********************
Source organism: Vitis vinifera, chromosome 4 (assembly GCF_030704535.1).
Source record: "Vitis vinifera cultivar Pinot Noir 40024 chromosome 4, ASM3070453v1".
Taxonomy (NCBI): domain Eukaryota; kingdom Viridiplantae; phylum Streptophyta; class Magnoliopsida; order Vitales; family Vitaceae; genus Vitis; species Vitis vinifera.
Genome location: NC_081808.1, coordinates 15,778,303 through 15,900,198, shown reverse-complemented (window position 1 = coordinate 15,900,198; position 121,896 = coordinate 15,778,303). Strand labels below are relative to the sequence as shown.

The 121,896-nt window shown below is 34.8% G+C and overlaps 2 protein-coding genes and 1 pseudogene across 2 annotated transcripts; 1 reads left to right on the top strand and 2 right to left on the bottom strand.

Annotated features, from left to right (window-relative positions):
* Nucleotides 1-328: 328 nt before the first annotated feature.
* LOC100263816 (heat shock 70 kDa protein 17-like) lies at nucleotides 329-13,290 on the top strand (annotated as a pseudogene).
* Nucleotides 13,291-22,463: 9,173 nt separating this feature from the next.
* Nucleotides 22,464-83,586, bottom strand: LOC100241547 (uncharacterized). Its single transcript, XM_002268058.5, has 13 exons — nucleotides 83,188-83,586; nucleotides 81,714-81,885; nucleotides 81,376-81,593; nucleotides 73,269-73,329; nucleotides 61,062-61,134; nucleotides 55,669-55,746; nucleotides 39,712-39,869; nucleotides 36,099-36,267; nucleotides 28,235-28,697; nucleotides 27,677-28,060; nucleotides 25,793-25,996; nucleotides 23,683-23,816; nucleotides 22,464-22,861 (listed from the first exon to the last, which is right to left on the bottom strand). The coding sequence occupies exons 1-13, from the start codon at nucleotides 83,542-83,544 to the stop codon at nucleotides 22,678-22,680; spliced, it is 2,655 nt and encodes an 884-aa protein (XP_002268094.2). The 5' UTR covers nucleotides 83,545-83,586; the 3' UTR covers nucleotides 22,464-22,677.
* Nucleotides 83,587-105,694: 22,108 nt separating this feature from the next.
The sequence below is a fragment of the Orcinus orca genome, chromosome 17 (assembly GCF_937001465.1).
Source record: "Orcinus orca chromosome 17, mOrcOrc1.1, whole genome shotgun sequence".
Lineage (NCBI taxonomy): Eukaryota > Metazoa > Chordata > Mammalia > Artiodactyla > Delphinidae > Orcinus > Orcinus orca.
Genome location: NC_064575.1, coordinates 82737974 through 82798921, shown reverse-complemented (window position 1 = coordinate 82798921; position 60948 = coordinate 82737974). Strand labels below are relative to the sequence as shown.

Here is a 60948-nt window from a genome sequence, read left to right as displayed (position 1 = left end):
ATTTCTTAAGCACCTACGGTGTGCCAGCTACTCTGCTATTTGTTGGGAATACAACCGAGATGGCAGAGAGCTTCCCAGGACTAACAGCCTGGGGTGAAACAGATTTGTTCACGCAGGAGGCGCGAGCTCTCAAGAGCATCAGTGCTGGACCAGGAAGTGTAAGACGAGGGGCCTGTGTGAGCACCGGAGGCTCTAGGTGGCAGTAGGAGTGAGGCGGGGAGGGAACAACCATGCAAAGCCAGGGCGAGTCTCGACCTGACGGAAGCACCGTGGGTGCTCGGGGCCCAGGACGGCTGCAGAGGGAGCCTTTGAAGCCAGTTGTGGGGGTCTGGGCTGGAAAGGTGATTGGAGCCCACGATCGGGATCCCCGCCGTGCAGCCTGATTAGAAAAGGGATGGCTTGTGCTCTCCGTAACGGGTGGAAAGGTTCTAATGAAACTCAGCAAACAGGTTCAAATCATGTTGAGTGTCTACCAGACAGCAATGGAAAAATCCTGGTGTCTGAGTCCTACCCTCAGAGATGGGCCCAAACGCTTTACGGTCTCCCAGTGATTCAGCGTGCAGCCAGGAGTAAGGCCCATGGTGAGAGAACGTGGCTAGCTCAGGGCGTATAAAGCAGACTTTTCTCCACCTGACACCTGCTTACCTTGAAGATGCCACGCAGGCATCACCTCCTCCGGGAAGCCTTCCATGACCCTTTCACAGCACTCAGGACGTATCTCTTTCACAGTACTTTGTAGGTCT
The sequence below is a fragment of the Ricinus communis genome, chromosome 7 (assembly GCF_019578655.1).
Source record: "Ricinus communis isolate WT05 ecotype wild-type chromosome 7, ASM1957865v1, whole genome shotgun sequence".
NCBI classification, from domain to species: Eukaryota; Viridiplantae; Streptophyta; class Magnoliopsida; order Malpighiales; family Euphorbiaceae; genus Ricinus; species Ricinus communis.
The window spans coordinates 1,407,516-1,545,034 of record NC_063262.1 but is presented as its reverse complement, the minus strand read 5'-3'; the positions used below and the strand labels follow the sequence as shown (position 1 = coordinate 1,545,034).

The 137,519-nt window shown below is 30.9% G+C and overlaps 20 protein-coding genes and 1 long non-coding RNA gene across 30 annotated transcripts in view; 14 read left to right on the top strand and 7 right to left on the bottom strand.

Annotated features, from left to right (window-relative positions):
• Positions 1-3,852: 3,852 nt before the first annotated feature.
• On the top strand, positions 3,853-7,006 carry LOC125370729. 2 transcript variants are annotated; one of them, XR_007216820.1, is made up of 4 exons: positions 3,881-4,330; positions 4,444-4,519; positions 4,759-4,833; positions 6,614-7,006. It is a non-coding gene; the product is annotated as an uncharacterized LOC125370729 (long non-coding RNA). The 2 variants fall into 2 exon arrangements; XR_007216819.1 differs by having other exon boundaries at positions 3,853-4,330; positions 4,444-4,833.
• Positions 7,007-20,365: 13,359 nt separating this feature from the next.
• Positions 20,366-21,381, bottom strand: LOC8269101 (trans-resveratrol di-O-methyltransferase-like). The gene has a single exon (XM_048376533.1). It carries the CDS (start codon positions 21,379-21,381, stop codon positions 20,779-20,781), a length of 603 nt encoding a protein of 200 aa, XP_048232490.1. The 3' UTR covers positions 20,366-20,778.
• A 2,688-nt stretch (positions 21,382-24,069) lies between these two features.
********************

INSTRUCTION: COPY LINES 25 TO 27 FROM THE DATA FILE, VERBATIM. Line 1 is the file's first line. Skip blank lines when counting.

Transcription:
• On the top strand, positions 3,853-7,006 carry LOC125370729. 2 transcript variants are annotated; one of them, XR_007216820.1, is made up of 4 exons: positions 3,881-4,330; positions 4,444-4,519; positions 4,759-4,833; positions 6,614-7,006. It is a non-coding gene; the product is annotated as an uncharacterized LOC125370729 (long non-coding RNA). The 2 variants fall into 2 exon arrangements; XR_007216819.1 differs by having other exon boundaries at positions 3,853-4,330; positions 4,444-4,833.
• Positions 7,007-20,365: 13,359 nt separating this feature from the next.
• Positions 20,366-21,381, bottom strand: LOC8269101 (trans-resveratrol di-O-methyltransferase-like). The gene has a single exon (XM_048376533.1). It carries the CDS (start codon positions 21,379-21,381, stop codon positions 20,779-20,781), a length of 603 nt encoding a protein of 200 aa, XP_048232490.1. The 3' UTR covers positions 20,366-20,778.